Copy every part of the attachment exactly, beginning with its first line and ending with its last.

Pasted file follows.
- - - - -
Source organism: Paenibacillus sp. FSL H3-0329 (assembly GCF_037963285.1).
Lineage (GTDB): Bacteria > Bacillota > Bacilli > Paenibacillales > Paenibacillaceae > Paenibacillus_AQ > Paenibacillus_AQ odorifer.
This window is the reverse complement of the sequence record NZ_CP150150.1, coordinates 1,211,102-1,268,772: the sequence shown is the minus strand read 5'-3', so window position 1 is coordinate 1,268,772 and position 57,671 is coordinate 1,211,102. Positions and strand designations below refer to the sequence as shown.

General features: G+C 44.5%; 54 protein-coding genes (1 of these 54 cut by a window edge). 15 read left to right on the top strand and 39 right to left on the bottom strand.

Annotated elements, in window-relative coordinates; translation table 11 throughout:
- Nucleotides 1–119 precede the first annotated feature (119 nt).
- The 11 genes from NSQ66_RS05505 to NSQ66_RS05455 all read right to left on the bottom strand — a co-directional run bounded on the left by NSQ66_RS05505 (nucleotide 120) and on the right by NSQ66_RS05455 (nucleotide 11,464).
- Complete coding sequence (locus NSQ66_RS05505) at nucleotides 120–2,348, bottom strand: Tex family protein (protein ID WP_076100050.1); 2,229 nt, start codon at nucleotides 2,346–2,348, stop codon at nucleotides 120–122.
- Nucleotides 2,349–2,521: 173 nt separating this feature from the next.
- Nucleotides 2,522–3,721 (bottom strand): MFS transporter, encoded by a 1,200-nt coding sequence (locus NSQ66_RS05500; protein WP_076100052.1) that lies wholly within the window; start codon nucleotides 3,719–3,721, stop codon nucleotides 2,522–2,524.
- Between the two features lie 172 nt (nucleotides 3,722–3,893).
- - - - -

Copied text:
Source organism: Paenibacillus sp. FSL H3-0329 (assembly GCF_037963285.1).
Lineage (GTDB): Bacteria > Bacillota > Bacilli > Paenibacillales > Paenibacillaceae > Paenibacillus_AQ > Paenibacillus_AQ odorifer.
This window is the reverse complement of the sequence record NZ_CP150150.1, coordinates 1,211,102-1,268,772: the sequence shown is the minus strand read 5'-3', so window position 1 is coordinate 1,268,772 and position 57,671 is coordinate 1,211,102. Positions and strand designations below refer to the sequence as shown.

General features: G+C 44.5%; 54 protein-coding genes (1 of these 54 cut by a window edge). 15 read left to right on the top strand and 39 right to left on the bottom strand.

Annotated elements, in window-relative coordinates; translation table 11 throughout:
- Nucleotides 1–119 precede the first annotated feature (119 nt).
- The 11 genes from NSQ66_RS05505 to NSQ66_RS05455 all read right to left on the bottom strand — a co-directional run bounded on the left by NSQ66_RS05505 (nucleotide 120) and on the right by NSQ66_RS05455 (nucleotide 11,464).
- Complete coding sequence (locus NSQ66_RS05505) at nucleotides 120–2,348, bottom strand: Tex family protein (protein ID WP_076100050.1); 2,229 nt, start codon at nucleotides 2,346–2,348, stop codon at nucleotides 120–122.
- Nucleotides 2,349–2,521: 173 nt separating this feature from the next.
- Nucleotides 2,522–3,721 (bottom strand): MFS transporter, encoded by a 1,200-nt coding sequence (locus NSQ66_RS05500; protein WP_076100052.1) that lies wholly within the window; start codon nucleotides 3,719–3,721, stop codon nucleotides 2,522–2,524.
- Between the two features lie 172 nt (nucleotides 3,722–3,893).